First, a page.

12 Bruce August 25, 2017 at 8:03 am

I would be surprised if the data support the “higher fixed costs” assumption. As a recently retired business person (not an economist), the trend i saw was much more to increase the share of variable cost in the P&L via outsourcing, use of consultants vs. paid staff, etc. I have not read the margin article, but would wonder if the rise in “mark-up/margins” has more to do with industry mix.

13 Brian Donohue August 25, 2017 at 8:17 am

If margins are rising so much, wouldn’t we see this in earnings numbers?

Between 1960 and 2016, S&P500 earnings per share grew by 6.6% per year on average (CAGR).

Over the last 50, 40, 30, 20, and 10 years, earnings per share have grown 6.3%, 6.1%, 6.8%, 4.9%, 3.1%.

I’m sorry, can you repeat the question?

14 john August 25, 2017 at 9:44 am

Does anyone really trust reportted earnings these days? And which measure of earning?

15 Dan C August 25, 2017 at 9:37 am

As a big cap tech analyst, I see three key dynamics driving extraordinary profitability. First, these companies are global and can scale fixed costs (mostly R&D) across a larger customer set, simultaneously driving down per user costs, driving up product performance, and increasing profits. Second, they benefit from increasing economies of scale due mostly to network effects – most highly profitable tech companies are really networks of customers/developers/advertisers. This means that the networks become more socially valuable as more users are added. They are natural monopolies/oligopolies, in winner-takes-all industries, though the various tech monopolies tend to invade each other’s turf. Third, they are mostly structured as design/software companies, where the most valuable slice sits atop a larger dollar, low margin hardware infrastructure, such as the Internet (though certain network operators have nice profits too). Apple is an example of a hybrid, though even Apple outsources its hardware manufacturing. Thus, the low margin part gets outsourced, mostly to other countries, and we don’t see those costs, while the high margin part gets reported in US GDP and shown to investors.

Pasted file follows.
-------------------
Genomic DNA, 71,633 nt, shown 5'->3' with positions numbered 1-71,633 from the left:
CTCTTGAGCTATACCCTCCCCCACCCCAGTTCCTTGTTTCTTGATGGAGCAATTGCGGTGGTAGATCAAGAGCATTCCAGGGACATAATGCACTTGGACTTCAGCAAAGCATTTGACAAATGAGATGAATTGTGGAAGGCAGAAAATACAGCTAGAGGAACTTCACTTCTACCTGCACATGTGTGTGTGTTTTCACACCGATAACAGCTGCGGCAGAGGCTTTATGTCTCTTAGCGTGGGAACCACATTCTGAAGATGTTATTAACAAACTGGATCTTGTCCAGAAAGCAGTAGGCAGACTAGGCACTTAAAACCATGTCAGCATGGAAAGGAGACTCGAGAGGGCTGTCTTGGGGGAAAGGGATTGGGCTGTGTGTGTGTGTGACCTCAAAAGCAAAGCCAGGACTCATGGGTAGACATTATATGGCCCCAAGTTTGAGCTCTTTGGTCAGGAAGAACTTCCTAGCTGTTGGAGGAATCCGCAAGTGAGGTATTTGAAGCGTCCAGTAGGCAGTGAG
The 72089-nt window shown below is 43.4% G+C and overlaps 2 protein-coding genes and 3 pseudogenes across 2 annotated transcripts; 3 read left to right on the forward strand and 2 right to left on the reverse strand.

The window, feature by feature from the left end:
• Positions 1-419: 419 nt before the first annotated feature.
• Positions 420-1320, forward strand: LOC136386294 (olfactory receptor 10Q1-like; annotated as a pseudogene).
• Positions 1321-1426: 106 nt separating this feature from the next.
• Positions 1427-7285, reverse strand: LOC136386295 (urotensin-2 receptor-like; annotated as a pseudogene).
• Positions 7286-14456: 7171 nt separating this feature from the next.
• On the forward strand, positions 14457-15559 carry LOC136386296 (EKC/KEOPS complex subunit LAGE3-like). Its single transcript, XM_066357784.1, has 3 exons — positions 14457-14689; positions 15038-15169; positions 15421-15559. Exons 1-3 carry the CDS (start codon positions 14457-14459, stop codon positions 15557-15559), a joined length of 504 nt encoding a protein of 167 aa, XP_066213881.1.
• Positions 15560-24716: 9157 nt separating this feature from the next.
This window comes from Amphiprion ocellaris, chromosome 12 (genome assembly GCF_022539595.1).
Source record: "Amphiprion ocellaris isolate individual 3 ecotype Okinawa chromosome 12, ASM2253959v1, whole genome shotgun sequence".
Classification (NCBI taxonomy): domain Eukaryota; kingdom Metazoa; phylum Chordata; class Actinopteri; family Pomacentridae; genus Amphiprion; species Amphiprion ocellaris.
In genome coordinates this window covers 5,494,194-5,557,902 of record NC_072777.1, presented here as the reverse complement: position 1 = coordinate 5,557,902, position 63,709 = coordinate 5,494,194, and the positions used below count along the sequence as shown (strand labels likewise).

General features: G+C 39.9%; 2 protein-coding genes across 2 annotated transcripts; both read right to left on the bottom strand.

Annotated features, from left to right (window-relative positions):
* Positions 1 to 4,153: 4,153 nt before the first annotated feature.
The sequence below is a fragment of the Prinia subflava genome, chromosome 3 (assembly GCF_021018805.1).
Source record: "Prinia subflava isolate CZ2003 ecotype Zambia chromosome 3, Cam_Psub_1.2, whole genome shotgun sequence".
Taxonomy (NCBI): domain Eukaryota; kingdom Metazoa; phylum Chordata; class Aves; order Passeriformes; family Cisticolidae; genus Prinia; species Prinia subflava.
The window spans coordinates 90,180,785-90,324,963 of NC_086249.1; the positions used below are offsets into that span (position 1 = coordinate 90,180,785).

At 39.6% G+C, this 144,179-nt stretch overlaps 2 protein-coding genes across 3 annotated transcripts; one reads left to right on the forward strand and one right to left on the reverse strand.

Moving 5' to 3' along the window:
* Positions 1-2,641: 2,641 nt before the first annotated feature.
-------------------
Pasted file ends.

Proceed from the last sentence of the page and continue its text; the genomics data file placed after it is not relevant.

As far as the finance industry, the economic structure is very different. Portions are very fragmented into high return partnerships due to labor’s control over the intellectual property, while distribution gets concentrated with lower returns, with significant tension between the two.

16 Harun August 25, 2017 at 11:51 am


Imagine if Apple had to run all those factories in China instead of just placing order to them. I suspect margin would go down big time.

Also, notice how Apple has its own stores: disintermediation has occurred in almost all industries now.

By removing layers of wholesalers and distributors, you would increase average margin, but through competition, actual prices would stay the same or even be lower.